Saturday, April 13, 2024

More than one database transaction log file?

You can have more than one transaction log file for your database... but why would you?   

SQL Server will only write to one log file at a time, regardless of how many you give the database.  The transaction log file is written to sequentially, not serially, and there are ZERO performance benefits to having more than one log file for your database.  In fact, multiple log files can actually degrade your performance in some cases.  

But again, why would you have more than one log file?  Easy.  Your log file blows up due to a rogue transaction or some other unexpected reason, and your drive is filling up fast.  You cannot afford the downtime, so your only choice is to add a 2nd transaction log file temporarily.

Here's how:

USE master;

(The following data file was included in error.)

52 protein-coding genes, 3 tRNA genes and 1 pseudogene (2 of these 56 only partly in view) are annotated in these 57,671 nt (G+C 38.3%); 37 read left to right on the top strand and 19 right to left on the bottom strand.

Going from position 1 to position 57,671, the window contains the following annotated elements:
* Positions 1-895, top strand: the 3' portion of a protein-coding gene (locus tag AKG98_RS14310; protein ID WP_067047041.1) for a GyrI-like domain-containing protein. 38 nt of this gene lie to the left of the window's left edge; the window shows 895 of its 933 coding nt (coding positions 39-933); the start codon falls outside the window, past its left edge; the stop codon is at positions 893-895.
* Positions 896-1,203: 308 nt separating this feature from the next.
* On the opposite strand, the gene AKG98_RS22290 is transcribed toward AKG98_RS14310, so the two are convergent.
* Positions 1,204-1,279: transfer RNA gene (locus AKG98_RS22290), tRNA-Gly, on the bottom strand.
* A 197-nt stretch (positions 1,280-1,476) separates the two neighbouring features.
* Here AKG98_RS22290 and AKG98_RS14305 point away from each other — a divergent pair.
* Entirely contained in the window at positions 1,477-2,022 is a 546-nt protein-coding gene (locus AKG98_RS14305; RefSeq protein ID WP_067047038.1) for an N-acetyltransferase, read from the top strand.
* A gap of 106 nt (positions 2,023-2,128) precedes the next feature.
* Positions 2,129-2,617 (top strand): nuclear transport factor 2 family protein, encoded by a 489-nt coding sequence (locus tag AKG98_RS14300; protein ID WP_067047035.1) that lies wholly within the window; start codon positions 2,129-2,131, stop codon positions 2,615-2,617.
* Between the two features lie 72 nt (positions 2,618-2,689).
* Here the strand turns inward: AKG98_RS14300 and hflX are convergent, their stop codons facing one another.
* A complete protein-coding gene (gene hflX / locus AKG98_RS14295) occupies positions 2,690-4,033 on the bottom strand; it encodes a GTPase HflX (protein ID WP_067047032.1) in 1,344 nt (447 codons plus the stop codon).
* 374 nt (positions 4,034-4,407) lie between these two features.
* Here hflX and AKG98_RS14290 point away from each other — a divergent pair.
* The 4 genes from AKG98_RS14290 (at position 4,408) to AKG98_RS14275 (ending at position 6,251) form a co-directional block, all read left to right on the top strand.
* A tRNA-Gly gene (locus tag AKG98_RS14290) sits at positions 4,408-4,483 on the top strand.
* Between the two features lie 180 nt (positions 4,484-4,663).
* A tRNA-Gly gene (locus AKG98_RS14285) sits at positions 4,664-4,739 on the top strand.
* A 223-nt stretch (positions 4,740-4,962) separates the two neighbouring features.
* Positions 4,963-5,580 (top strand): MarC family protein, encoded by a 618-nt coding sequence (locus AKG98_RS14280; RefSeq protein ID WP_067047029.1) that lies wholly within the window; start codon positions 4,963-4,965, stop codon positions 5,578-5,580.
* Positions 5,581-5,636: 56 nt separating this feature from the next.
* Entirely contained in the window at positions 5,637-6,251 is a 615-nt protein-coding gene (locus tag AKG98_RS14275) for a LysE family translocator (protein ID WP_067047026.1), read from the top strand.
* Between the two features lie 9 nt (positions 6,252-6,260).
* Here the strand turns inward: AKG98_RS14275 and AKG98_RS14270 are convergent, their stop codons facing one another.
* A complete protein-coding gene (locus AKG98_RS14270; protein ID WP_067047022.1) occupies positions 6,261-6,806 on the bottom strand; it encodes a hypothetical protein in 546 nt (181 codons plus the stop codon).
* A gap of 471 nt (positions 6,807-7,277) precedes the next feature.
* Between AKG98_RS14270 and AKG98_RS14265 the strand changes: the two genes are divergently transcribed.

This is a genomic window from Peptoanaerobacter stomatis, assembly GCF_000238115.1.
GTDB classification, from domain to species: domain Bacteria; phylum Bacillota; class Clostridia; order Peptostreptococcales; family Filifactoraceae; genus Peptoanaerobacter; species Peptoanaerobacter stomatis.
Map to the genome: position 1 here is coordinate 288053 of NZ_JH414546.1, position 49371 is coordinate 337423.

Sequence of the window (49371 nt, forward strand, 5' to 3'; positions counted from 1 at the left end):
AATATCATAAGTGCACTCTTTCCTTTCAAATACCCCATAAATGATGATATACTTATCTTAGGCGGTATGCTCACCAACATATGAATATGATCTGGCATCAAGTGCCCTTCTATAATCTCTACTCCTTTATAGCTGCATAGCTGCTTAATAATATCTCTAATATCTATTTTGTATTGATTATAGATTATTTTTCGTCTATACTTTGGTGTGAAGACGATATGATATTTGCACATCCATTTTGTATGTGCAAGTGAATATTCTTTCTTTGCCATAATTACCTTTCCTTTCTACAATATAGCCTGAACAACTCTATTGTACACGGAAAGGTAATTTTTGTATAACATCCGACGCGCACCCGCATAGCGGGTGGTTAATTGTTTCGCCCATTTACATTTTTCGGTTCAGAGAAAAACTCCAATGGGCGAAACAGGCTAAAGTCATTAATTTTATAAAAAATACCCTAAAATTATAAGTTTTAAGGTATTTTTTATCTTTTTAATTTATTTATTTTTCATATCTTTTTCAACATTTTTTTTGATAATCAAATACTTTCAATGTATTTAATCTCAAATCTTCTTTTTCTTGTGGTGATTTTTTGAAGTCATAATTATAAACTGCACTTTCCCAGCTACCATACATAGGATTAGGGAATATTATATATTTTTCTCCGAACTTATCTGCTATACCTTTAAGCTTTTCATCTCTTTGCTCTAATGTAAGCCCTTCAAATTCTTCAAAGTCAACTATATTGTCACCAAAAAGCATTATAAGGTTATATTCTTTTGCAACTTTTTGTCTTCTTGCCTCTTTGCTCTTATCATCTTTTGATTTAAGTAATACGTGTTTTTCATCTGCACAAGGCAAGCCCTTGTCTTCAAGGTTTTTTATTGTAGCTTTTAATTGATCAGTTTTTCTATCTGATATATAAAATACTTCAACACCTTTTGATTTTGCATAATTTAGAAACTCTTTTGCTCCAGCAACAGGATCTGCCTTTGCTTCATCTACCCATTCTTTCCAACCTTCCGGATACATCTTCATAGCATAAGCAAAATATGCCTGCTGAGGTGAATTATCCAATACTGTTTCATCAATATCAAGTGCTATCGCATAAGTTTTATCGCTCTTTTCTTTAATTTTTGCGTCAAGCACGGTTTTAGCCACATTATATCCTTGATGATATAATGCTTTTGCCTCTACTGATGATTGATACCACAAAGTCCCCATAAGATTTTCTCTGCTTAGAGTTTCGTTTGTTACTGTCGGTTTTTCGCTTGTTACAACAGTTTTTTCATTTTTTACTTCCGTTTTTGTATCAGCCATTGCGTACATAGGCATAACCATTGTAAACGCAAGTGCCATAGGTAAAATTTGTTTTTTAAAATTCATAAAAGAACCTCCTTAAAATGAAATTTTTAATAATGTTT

name = 'NewLogFilename',
        filename = 'D:\MSSQL\2017\Log\Nautilus_log_2.ldf',
        size = 1048MB,
        filegrowth = 5%

Now you can do whatever you need to do operationally until you reach a point where you can clean things up and remove that 2nd log file.  When it doesn't contain any transactions, the log file can be removed with this ALTER statement:


If the log file is not completely empty, your statement may fail with this error:

The fast way to resolve that is to backup the log first:

BACKUP LOG Nautilus TO DISK = 'F:\Backup\Nautilus.bak'

Now run the same ALTER statement again and it should succeed:

We've got to remember that there is no reason to create more than one transaction log file for your database under normal circumstances.  The above method can be used in the abnormal or unexpected situations when you're running out of disk and need to do something fast to keep your database online.

See these for more details:   

Adding & removing data or transaction log files
Multiple transaction logs for SQL Server databases

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